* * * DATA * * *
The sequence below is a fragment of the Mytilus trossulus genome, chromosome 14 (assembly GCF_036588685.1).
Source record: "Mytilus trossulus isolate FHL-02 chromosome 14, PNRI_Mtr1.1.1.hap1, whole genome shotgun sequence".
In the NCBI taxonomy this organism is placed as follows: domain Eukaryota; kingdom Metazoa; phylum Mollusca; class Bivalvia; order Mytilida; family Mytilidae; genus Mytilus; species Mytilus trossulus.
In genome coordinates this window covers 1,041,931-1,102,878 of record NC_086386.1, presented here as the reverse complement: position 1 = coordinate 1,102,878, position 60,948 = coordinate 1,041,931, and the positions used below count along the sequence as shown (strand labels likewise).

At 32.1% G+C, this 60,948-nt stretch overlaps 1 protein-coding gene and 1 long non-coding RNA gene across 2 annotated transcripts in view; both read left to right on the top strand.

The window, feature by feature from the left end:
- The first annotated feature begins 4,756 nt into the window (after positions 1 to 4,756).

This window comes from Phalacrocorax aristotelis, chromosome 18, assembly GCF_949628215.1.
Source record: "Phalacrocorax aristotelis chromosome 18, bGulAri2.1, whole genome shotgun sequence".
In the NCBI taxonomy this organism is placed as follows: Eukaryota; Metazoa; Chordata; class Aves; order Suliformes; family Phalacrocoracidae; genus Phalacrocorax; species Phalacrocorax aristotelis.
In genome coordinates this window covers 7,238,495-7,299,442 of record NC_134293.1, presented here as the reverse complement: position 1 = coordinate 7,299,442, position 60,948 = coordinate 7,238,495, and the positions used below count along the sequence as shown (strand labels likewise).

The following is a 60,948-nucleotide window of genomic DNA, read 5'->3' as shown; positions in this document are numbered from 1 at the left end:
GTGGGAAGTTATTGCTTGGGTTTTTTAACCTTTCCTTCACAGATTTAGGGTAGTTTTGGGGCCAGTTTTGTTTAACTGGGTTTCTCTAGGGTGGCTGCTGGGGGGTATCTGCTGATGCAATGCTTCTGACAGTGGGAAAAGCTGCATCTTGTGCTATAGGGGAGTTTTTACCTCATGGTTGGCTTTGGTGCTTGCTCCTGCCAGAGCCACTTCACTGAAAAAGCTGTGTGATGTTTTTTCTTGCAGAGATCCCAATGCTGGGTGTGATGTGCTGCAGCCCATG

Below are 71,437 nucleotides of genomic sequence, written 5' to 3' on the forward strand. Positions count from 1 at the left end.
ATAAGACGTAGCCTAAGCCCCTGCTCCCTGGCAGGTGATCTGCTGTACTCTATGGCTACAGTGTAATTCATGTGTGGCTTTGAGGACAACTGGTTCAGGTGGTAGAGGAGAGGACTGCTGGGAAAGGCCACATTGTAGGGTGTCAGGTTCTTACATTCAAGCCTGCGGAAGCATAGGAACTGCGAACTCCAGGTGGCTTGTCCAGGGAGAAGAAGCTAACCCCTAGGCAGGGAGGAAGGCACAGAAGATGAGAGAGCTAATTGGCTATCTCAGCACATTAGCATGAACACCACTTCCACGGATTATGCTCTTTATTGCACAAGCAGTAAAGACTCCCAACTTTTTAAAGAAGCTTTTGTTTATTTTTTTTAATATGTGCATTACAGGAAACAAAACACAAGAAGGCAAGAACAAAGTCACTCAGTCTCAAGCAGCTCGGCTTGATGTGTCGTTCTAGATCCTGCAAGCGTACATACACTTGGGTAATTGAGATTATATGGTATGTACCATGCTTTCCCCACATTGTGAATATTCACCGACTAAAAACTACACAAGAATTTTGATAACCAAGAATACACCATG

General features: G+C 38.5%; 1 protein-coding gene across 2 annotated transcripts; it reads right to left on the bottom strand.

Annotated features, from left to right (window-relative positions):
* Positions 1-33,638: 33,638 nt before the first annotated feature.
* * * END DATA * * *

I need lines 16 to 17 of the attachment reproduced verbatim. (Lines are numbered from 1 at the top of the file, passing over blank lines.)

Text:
General features: G+C 38.5%; 1 protein-coding gene across 2 annotated transcripts; it reads right to left on the bottom strand.

Annotated features, from left to right (window-relative positions):